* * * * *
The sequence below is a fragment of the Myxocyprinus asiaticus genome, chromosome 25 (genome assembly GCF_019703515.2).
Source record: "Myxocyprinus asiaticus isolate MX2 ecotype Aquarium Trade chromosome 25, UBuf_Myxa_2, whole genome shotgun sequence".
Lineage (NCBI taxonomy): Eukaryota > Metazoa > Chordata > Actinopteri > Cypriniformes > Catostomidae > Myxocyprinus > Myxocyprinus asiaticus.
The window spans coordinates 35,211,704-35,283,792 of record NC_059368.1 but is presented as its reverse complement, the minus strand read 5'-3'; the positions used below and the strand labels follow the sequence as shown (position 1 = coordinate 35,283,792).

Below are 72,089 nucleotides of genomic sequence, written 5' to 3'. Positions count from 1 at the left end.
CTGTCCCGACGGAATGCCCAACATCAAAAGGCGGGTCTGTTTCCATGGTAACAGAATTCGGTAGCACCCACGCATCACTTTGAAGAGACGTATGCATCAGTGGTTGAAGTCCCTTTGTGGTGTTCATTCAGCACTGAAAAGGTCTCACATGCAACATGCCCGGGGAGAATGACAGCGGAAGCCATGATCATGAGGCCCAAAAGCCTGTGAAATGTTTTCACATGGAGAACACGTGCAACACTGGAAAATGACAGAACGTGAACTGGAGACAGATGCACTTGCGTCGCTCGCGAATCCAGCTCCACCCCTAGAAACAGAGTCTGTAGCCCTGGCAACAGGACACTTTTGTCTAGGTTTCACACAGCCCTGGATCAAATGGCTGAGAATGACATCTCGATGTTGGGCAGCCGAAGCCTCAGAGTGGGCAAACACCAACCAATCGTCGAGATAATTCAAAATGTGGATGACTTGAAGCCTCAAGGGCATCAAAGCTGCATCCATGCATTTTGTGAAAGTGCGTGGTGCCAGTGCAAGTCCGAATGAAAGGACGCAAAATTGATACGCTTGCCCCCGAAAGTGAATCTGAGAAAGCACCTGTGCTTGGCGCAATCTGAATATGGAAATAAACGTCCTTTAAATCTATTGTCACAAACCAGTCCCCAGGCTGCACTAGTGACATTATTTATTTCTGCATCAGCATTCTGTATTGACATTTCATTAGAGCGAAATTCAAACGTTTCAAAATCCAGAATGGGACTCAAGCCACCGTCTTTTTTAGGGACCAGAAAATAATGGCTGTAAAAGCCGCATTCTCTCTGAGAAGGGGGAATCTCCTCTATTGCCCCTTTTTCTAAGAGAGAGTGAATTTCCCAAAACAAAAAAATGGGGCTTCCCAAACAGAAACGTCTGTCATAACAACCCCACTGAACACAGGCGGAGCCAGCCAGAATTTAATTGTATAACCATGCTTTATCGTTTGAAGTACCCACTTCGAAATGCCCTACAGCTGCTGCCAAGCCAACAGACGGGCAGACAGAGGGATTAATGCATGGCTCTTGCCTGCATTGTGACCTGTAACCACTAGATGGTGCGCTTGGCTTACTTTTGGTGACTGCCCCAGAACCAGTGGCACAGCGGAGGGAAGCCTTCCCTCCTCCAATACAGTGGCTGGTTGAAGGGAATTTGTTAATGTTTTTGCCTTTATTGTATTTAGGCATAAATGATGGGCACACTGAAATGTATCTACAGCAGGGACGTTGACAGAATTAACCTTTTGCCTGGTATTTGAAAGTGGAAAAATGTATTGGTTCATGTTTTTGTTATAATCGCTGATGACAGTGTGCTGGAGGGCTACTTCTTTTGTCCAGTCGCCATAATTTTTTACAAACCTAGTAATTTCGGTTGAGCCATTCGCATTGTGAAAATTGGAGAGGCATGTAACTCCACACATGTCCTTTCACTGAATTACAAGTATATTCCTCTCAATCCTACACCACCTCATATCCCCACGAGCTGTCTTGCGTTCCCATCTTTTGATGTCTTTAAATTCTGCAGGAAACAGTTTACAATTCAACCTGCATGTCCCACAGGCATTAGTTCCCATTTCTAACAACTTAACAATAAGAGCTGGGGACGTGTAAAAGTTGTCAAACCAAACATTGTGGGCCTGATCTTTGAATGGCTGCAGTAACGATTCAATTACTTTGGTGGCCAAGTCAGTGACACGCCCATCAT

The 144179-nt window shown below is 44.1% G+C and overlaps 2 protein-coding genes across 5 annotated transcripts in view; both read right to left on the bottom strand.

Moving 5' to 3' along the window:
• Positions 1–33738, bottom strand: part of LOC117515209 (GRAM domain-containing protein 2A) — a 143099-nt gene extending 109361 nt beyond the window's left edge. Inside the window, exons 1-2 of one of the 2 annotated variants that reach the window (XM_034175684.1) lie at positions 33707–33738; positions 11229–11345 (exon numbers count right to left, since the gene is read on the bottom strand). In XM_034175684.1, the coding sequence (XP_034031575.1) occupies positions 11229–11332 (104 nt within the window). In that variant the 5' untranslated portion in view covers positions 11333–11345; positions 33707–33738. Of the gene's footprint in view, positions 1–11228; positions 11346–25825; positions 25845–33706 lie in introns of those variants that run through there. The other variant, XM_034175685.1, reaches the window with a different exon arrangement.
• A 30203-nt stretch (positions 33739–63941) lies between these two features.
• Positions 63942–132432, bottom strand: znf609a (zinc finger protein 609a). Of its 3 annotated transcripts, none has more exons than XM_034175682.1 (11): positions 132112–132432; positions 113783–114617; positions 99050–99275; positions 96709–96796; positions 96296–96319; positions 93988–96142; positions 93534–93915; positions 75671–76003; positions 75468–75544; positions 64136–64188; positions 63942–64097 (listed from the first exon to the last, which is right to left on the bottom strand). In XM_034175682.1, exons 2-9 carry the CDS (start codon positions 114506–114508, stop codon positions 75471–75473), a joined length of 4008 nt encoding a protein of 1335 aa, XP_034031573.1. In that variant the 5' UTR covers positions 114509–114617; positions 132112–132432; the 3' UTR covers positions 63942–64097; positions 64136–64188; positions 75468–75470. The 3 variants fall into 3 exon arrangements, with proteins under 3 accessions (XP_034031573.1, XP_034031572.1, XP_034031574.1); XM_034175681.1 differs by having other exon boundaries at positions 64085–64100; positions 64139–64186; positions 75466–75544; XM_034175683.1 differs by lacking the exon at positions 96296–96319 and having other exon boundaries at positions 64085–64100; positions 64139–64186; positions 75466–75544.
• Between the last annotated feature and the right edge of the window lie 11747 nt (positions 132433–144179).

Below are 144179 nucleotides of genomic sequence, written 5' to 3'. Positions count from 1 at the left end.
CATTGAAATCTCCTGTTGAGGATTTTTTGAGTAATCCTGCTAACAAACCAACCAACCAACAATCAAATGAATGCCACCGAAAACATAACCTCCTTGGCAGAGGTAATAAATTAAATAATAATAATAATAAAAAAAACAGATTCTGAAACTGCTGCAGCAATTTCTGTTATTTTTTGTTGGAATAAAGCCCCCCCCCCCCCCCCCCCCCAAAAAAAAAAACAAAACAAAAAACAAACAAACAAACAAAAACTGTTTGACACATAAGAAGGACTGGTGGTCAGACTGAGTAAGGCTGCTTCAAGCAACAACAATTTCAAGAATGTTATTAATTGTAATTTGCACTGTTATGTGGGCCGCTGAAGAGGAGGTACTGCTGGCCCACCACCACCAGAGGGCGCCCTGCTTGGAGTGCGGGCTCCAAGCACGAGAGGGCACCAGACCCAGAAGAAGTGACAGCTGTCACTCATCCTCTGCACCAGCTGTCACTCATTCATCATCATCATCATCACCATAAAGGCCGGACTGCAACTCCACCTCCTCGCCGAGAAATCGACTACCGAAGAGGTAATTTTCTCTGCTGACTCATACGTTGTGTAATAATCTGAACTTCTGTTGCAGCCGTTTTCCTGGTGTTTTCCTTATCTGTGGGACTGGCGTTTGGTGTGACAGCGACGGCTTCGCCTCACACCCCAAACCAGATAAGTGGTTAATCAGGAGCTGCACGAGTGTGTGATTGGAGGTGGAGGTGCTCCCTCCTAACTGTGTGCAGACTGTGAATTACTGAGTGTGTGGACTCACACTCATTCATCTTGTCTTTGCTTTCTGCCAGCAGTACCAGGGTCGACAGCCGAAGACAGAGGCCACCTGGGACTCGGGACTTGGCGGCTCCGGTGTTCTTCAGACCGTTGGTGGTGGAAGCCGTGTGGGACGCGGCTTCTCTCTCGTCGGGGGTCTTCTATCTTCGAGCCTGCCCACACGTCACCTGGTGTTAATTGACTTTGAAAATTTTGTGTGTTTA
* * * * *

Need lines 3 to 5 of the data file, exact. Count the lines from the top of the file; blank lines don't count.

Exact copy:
Lineage (NCBI taxonomy): Eukaryota > Metazoa > Chordata > Actinopteri > Cypriniformes > Catostomidae > Myxocyprinus > Myxocyprinus asiaticus.
The window spans coordinates 35,211,704-35,283,792 of record NC_059368.1 but is presented as its reverse complement, the minus strand read 5'-3'; the positions used below and the strand labels follow the sequence as shown (position 1 = coordinate 35,283,792).

Below are 72,089 nucleotides of genomic sequence, written 5' to 3'. Positions count from 1 at the left end.